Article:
Yesterday in the U.S., we celebrated Thanksgiving. Many of us spent the day cooking, eating, and resting in a variety of ways. That's all about to change. Indeed for a few brave souls, it already has, as they've headed to the stores for bargains, bargains, bargains.
You couldn't pay me enough to go near a store today. I'd rather pay the extra money. Instead, this Black Friday is a good time to do some strategic planning to determine a sane approach to the holiday season. Today is a good time to plan for how we're going to have a meaningful December, how we're going to resist the consumerist, capitalist madness of a whirlwind that tends to sweep us all along.
Let's strategize. How can we avoid a hectic season? How can we invite more contemplation and quiet into December? How can we reach January with our budgets intact, our health robust, and our traditions strengthened?
Today's post will think about our monetary budgets and our shopping. Tomorrow's post will remind us of other ways to keep the holiday season meaningful yet less stressful
--Make a budget now. Even as you're reading this, the Christmas shopping season begins for those of us brave enough to go into stores. Before you go, make sure you know how much you can spend. It's easy to get caught up in the shrill cycle of good deals and fierce desires. Don't buy so much that you'll still be paying off those credit cards in July. Nothing is worth that.
--Instead of buying stuff, buy experiences. Most of us have too much stuff. Why not give someone a meal out or a movie? Give the gift of your time.
--Instead of buying stuff, donate to charities. I'm lucky enough to be able to buy just about everything I need, albeit my needs are fairly simple. I am haunted by all the charities that are underfunded. I am haunted by the gaping needs in the world. I would prefer that people give money to the needy than to buy more stuff for me. Chances are good that lots of people on your gift list feel the same way.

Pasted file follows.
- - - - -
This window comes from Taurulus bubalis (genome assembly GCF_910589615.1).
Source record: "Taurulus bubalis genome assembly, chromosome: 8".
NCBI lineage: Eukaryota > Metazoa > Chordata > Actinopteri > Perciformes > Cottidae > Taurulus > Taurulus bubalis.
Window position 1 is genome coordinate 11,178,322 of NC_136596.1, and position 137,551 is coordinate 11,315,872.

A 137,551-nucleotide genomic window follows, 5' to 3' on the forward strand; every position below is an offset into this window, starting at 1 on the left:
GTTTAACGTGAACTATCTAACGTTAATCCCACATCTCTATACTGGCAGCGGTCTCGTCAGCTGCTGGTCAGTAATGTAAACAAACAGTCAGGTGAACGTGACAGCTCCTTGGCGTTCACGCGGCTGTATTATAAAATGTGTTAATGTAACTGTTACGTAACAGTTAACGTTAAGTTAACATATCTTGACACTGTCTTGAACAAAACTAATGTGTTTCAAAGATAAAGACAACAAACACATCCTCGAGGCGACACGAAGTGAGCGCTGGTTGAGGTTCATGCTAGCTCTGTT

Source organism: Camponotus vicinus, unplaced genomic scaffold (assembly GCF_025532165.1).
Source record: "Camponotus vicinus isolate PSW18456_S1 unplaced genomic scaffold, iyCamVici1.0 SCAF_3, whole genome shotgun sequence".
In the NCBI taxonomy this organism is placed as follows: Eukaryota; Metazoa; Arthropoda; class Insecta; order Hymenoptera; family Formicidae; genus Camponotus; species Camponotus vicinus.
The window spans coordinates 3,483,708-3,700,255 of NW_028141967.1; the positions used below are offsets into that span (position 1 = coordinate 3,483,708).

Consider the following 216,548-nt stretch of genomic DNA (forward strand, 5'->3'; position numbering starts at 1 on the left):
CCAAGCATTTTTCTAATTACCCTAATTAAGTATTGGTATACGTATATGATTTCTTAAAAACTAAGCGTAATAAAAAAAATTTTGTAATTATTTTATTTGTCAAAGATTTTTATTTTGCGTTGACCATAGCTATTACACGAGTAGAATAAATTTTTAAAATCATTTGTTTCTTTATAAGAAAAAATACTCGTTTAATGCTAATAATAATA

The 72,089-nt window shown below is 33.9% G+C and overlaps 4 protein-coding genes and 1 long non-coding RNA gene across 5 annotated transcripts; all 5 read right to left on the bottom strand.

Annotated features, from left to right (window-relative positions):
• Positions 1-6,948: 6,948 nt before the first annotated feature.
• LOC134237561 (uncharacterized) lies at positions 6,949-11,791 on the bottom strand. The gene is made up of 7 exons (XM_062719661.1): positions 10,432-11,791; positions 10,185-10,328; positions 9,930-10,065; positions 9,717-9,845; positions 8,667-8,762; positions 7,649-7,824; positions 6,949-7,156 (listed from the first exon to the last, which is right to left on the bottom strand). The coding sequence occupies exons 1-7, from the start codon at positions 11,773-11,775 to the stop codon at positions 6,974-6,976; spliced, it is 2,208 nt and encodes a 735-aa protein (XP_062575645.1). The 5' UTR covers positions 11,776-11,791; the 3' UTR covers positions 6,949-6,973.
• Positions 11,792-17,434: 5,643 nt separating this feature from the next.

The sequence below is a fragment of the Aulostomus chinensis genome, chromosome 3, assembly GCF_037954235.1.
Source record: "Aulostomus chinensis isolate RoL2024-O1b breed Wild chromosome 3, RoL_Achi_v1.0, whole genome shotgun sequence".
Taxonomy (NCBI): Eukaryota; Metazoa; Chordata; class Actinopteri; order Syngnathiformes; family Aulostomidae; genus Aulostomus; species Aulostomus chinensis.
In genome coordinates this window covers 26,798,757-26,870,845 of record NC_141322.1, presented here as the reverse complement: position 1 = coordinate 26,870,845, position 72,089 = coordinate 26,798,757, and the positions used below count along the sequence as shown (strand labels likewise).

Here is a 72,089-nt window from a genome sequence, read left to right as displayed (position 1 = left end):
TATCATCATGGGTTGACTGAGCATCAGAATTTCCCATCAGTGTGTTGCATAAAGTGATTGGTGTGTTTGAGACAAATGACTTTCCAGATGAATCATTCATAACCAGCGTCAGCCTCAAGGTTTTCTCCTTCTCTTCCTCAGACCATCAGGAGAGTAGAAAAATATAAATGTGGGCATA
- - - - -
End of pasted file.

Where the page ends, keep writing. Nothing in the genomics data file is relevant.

--Why give gifts at all? I understand the appeal of shopping for children, but maybe this year is the one where we should think about why we give gifts to grown-ups, many of whom are perfectly capable of buying those items for themselves.
--Could this be the year that everyone makes their holiday gifts? I know, it's too late for most of us to knit a sweater or to make anything elaborate. But why not write a poem for the ones you love? Why not begin to write the family history? Why not make a sketch or two? Make some cookies: eat some and box some up for presents.
--Have this year be the year of found presents. Give an interesting stone or shell that you found at the beach. Make an arrangement of twigs and dried leaves.
--Or, if you're not surrounded by nature, declare that this will be the year of regifting. Go ahead and be open about it from the beginning. Give the young film enthusiast all those DVDs you no longer watch. Sort through all your baking pans and cookie cutters and give a few to your favorite chef. Are you really going to read all your books again? Give them away to people who might enjoy them.
--If you have people on your list who insist on presents that they can open, presents that are brand new and purchased especially for them, see if you can find a way for your gift-giving dollars to support local artisans or local merchants.
--Or use your gift-giving dollars to support farmers and/or artisans from less-developed nations.
--Don't forget that those gift-giving dollars can support the literary culture that writers want to keep thriving. Give your gift recipient a book or a subscription to a literary journal.
--Why not give the gift of poetry this year? For all sorts of suggestions, see this post which contains a list of books arranged by subject and which readers would likely enjoy them.
Tomorrow: Budgeting time
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